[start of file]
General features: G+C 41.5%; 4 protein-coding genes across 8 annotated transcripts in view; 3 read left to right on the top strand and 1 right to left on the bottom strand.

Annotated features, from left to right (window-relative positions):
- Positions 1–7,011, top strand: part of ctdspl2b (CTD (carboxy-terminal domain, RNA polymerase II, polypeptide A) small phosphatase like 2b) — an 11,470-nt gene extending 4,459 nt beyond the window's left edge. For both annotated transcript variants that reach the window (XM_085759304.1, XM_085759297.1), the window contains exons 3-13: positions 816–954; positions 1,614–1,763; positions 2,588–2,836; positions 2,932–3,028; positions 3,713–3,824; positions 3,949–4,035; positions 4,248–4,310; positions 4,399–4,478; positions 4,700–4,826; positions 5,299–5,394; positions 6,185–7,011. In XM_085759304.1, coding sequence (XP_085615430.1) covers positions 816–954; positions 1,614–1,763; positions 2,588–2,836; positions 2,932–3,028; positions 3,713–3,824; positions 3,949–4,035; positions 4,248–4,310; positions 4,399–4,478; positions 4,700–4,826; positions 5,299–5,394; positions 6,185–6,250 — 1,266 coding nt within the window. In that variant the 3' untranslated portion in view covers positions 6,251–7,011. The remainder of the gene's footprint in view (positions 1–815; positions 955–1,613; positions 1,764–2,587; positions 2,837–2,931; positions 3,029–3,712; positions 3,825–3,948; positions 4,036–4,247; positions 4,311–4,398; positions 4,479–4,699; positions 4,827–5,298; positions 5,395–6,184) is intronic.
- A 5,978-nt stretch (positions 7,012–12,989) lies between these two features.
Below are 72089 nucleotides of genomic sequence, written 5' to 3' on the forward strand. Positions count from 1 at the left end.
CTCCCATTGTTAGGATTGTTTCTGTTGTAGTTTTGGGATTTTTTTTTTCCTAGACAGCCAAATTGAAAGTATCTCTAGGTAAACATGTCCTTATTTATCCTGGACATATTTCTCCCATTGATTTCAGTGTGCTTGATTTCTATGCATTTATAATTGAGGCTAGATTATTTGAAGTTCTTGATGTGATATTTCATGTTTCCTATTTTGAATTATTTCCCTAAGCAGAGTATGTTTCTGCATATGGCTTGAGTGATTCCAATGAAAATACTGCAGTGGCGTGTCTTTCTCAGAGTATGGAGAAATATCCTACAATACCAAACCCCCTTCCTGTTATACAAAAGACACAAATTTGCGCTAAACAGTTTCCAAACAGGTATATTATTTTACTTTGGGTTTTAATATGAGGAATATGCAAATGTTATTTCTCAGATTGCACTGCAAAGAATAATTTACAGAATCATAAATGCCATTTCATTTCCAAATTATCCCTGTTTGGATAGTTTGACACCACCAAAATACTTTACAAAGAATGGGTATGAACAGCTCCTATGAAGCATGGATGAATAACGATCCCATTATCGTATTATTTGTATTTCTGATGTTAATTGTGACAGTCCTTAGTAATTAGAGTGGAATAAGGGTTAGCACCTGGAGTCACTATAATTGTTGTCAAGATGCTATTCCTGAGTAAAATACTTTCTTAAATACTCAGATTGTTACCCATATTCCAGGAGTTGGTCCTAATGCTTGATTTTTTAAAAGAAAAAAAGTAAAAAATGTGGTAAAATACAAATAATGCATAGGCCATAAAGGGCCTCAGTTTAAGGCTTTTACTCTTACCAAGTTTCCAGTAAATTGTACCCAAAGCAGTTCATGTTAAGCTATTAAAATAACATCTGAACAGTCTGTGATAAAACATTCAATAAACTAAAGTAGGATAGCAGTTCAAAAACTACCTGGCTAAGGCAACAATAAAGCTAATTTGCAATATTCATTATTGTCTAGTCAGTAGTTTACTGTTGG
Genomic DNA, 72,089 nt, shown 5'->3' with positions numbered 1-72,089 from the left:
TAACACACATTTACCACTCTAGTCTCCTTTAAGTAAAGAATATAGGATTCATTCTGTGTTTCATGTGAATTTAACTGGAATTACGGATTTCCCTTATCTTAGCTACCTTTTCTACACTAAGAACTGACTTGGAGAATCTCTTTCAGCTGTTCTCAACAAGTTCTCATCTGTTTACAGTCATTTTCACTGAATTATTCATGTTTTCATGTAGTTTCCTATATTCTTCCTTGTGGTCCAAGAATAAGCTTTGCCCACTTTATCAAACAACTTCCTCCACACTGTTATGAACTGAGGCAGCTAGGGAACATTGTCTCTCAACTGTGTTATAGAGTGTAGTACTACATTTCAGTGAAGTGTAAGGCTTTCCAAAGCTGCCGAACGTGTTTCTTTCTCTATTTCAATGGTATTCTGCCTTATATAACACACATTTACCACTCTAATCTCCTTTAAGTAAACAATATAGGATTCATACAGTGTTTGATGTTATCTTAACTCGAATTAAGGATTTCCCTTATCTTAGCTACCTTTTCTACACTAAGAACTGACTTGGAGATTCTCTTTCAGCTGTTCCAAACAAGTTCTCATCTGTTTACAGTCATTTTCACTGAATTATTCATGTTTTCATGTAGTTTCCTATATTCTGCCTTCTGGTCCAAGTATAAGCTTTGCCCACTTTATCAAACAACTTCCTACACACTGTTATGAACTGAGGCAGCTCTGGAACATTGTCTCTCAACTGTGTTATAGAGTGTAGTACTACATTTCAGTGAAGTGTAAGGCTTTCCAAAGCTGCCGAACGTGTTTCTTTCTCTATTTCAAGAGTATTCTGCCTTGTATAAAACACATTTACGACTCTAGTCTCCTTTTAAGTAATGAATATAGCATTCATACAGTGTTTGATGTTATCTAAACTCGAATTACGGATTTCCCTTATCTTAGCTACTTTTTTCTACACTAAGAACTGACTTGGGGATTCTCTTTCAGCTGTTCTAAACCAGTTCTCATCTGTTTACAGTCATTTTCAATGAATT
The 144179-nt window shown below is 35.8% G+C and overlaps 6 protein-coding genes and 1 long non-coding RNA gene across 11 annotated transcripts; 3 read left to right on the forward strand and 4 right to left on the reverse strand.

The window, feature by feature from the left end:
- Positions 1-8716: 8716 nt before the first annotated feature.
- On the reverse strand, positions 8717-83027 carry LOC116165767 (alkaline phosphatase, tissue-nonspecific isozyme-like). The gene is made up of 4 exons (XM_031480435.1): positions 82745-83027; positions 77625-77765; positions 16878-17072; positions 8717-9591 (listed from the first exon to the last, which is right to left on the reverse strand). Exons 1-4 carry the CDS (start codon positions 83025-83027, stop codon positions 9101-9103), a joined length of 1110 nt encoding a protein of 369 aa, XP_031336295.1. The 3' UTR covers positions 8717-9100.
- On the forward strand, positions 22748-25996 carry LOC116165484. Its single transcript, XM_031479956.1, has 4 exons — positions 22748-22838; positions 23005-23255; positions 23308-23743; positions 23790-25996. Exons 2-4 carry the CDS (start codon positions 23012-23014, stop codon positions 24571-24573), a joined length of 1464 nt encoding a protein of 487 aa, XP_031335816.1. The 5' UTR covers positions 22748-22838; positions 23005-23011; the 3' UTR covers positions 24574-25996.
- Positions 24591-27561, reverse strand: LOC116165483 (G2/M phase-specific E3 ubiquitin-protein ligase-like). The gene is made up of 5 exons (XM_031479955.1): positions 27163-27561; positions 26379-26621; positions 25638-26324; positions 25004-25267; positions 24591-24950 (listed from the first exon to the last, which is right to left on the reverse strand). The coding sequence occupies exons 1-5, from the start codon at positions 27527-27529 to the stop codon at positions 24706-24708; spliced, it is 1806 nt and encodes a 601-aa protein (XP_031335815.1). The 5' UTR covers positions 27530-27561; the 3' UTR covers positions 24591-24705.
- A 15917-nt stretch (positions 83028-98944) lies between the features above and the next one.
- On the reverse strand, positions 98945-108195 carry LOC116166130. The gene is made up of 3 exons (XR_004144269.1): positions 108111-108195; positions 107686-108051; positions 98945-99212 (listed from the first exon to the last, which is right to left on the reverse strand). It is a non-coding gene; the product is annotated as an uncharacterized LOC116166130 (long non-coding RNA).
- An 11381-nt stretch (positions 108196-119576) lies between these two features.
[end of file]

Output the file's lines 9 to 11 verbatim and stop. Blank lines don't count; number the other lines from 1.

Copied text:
The 144179-nt window shown below is 35.8% G+C and overlaps 6 protein-coding genes and 1 long non-coding RNA gene across 11 annotated transcripts; 3 read left to right on the forward strand and 4 right to left on the reverse strand.

The window, feature by feature from the left end:
- Positions 1-8716: 8716 nt before the first annotated feature.